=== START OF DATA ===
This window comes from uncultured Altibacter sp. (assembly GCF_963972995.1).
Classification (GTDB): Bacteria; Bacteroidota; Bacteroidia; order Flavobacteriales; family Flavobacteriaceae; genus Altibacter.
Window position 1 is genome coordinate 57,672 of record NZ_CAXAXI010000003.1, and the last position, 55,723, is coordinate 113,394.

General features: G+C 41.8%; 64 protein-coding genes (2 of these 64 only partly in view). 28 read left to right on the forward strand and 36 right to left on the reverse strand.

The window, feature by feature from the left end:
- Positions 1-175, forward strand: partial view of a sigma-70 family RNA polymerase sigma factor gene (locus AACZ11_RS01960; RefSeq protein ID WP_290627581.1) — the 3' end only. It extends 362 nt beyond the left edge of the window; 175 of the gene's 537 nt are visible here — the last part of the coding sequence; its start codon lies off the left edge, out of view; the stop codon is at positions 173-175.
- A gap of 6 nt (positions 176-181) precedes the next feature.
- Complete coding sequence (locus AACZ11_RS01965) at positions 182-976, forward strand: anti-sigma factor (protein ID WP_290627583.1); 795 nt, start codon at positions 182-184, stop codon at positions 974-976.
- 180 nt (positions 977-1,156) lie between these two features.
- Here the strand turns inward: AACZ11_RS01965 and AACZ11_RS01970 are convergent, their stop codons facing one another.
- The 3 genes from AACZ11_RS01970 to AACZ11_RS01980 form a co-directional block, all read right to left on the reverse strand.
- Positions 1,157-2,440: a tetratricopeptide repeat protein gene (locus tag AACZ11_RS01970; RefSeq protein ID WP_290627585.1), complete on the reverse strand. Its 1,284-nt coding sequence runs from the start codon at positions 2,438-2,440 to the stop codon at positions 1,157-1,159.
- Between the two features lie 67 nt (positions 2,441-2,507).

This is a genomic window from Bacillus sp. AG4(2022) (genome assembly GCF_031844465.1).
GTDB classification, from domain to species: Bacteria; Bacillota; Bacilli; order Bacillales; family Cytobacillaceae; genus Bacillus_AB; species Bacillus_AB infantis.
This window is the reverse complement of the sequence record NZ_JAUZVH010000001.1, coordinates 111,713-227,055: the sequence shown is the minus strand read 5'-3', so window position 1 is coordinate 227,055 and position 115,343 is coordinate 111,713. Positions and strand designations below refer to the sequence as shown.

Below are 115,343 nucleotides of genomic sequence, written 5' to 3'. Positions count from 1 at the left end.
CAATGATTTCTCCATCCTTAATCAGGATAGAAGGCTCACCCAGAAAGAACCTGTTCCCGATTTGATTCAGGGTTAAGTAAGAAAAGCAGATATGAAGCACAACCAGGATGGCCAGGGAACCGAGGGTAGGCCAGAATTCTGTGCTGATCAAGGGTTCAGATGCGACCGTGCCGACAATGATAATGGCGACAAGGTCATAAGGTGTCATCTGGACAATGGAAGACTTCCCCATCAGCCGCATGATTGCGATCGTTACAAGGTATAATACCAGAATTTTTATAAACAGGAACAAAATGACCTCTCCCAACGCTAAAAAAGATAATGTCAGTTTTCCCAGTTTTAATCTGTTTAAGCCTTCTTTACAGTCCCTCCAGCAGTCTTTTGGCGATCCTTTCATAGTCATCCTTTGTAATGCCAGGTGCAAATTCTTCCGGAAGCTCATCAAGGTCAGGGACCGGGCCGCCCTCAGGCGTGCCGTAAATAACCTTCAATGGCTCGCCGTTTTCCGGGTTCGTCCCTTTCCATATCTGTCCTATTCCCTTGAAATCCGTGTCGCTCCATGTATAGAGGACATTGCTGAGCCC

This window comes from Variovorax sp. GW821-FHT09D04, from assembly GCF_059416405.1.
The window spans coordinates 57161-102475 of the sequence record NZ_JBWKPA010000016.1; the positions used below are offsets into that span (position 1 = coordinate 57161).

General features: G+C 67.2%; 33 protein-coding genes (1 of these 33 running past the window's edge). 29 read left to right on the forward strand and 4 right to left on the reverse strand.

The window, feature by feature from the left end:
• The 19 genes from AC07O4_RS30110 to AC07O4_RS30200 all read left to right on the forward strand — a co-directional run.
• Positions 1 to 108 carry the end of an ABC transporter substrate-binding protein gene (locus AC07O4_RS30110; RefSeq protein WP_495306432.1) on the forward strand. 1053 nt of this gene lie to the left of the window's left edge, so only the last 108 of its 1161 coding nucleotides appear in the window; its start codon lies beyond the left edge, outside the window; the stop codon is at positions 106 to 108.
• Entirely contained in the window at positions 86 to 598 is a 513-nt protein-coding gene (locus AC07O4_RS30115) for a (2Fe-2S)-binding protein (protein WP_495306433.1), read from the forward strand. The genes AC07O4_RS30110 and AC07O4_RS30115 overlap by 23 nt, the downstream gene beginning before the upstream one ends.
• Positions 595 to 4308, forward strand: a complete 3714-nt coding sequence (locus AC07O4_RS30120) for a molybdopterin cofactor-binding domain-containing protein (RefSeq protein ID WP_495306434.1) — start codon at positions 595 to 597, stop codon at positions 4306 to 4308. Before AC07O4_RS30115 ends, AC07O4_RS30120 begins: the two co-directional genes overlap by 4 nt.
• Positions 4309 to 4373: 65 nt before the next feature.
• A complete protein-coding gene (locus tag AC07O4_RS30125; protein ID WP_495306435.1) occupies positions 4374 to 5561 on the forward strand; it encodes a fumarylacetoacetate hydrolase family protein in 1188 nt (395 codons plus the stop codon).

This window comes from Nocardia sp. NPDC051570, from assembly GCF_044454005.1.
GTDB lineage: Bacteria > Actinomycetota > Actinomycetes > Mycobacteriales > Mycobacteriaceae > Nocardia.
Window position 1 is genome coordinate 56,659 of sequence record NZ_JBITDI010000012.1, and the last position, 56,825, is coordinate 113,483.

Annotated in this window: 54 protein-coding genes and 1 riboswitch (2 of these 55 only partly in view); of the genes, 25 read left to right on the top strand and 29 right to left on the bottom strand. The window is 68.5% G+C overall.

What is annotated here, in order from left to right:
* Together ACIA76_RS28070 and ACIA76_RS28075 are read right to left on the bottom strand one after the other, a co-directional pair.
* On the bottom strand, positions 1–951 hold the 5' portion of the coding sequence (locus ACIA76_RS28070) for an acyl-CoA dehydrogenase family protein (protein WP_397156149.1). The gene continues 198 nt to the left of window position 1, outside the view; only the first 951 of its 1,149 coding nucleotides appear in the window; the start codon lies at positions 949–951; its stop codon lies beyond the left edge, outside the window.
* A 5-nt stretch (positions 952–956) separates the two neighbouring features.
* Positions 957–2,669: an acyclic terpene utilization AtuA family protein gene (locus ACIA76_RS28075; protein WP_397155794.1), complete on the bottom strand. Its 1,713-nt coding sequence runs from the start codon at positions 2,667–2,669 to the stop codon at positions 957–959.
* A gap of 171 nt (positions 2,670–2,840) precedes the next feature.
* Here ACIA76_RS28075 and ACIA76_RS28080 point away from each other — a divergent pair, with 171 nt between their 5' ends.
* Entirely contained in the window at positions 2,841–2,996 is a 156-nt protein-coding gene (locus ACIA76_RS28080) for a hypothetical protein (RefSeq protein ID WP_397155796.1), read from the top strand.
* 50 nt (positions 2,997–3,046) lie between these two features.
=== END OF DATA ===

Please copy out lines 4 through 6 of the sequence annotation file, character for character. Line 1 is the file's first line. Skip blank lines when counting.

General features: G+C 41.8%; 64 protein-coding genes (2 of these 64 only partly in view). 28 read left to right on the forward strand and 36 right to left on the reverse strand.

The window, feature by feature from the left end:
- Positions 1-175, forward strand: partial view of a sigma-70 family RNA polymerase sigma factor gene (locus AACZ11_RS01960; RefSeq protein ID WP_290627581.1) — the 3' end only. It extends 362 nt beyond the left edge of the window; 175 of the gene's 537 nt are visible here — the last part of the coding sequence; its start codon lies off the left edge, out of view; the stop codon is at positions 173-175.